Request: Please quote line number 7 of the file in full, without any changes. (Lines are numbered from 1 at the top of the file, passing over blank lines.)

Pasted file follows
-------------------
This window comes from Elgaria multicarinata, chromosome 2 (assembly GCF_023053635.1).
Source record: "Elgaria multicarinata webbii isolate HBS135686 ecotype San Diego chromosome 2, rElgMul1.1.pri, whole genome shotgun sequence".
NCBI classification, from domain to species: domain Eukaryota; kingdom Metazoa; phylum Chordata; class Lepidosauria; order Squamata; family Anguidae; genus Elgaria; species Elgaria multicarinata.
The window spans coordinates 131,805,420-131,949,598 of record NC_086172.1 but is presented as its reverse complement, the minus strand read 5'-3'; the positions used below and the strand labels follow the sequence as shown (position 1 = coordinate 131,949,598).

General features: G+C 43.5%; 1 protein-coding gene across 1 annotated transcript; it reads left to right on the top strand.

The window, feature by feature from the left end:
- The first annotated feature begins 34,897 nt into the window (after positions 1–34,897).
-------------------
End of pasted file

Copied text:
- The first annotated feature begins 34,897 nt into the window (after positions 1–34,897).